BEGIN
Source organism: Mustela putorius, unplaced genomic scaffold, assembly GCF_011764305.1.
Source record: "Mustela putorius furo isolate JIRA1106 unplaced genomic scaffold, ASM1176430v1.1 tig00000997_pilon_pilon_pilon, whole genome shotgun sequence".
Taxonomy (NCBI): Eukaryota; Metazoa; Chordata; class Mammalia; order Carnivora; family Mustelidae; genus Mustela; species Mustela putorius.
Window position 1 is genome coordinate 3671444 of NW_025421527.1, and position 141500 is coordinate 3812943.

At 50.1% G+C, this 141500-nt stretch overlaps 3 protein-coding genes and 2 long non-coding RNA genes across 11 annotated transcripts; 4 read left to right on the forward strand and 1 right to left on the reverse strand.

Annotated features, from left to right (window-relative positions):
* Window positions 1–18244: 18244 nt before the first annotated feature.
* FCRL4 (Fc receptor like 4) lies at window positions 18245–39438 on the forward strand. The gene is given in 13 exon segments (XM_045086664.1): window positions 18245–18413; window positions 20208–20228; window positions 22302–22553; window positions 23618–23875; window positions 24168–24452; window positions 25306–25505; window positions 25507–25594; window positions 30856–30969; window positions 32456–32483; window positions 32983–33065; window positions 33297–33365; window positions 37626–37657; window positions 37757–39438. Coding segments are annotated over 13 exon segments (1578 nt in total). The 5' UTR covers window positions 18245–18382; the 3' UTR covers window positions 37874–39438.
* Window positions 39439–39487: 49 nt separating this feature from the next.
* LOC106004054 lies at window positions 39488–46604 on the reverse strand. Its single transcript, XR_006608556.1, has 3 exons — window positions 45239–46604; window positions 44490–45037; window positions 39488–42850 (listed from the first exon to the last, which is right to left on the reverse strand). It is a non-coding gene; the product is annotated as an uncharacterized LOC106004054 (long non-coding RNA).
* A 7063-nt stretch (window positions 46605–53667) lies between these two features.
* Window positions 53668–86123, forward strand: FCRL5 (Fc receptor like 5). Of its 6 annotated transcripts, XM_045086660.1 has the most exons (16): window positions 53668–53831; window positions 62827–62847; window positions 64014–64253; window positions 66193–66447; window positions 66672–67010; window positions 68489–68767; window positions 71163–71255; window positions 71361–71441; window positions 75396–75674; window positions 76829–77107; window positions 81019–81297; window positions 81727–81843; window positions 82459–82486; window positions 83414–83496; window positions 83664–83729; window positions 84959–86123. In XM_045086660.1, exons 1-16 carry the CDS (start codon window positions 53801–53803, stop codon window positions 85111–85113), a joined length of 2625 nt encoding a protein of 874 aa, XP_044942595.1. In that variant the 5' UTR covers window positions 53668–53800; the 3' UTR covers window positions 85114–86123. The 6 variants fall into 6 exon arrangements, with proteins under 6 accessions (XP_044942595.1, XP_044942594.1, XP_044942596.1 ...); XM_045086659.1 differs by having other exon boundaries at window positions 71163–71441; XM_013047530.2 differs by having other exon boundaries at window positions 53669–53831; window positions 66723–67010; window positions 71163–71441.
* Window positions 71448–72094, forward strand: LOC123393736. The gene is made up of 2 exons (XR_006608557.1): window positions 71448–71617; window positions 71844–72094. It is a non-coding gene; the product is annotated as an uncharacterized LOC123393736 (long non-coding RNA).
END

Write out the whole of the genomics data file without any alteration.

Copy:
Source organism: Mustela putorius, unplaced genomic scaffold, assembly GCF_011764305.1.
Source record: "Mustela putorius furo isolate JIRA1106 unplaced genomic scaffold, ASM1176430v1.1 tig00000997_pilon_pilon_pilon, whole genome shotgun sequence".
Taxonomy (NCBI): Eukaryota; Metazoa; Chordata; class Mammalia; order Carnivora; family Mustelidae; genus Mustela; species Mustela putorius.
Window position 1 is genome coordinate 3671444 of NW_025421527.1, and position 141500 is coordinate 3812943.

At 50.1% G+C, this 141500-nt stretch overlaps 3 protein-coding genes and 2 long non-coding RNA genes across 11 annotated transcripts; 4 read left to right on the forward strand and 1 right to left on the reverse strand.

Annotated features, from left to right (window-relative positions):
* Window positions 1–18244: 18244 nt before the first annotated feature.
* FCRL4 (Fc receptor like 4) lies at window positions 18245–39438 on the forward strand. The gene is given in 13 exon segments (XM_045086664.1): window positions 18245–18413; window positions 20208–20228; window positions 22302–22553; window positions 23618–23875; window positions 24168–24452; window positions 25306–25505; window positions 25507–25594; window positions 30856–30969; window positions 32456–32483; window positions 32983–33065; window positions 33297–33365; window positions 37626–37657; window positions 37757–39438. Coding segments are annotated over 13 exon segments (1578 nt in total). The 5' UTR covers window positions 18245–18382; the 3' UTR covers window positions 37874–39438.
* Window positions 39439–39487: 49 nt separating this feature from the next.
* LOC106004054 lies at window positions 39488–46604 on the reverse strand. Its single transcript, XR_006608556.1, has 3 exons — window positions 45239–46604; window positions 44490–45037; window positions 39488–42850 (listed from the first exon to the last, which is right to left on the reverse strand). It is a non-coding gene; the product is annotated as an uncharacterized LOC106004054 (long non-coding RNA).
* A 7063-nt stretch (window positions 46605–53667) lies between these two features.
* Window positions 53668–86123, forward strand: FCRL5 (Fc receptor like 5). Of its 6 annotated transcripts, XM_045086660.1 has the most exons (16): window positions 53668–53831; window positions 62827–62847; window positions 64014–64253; window positions 66193–66447; window positions 66672–67010; window positions 68489–68767; window positions 71163–71255; window positions 71361–71441; window positions 75396–75674; window positions 76829–77107; window positions 81019–81297; window positions 81727–81843; window positions 82459–82486; window positions 83414–83496; window positions 83664–83729; window positions 84959–86123. In XM_045086660.1, exons 1-16 carry the CDS (start codon window positions 53801–53803, stop codon window positions 85111–85113), a joined length of 2625 nt encoding a protein of 874 aa, XP_044942595.1. In that variant the 5' UTR covers window positions 53668–53800; the 3' UTR covers window positions 85114–86123. The 6 variants fall into 6 exon arrangements, with proteins under 6 accessions (XP_044942595.1, XP_044942594.1, XP_044942596.1 ...); XM_045086659.1 differs by having other exon boundaries at window positions 71163–71441; XM_013047530.2 differs by having other exon boundaries at window positions 53669–53831; window positions 66723–67010; window positions 71163–71441.
* Window positions 71448–72094, forward strand: LOC123393736. The gene is made up of 2 exons (XR_006608557.1): window positions 71448–71617; window positions 71844–72094. It is a non-coding gene; the product is annotated as an uncharacterized LOC123393736 (long non-coding RNA).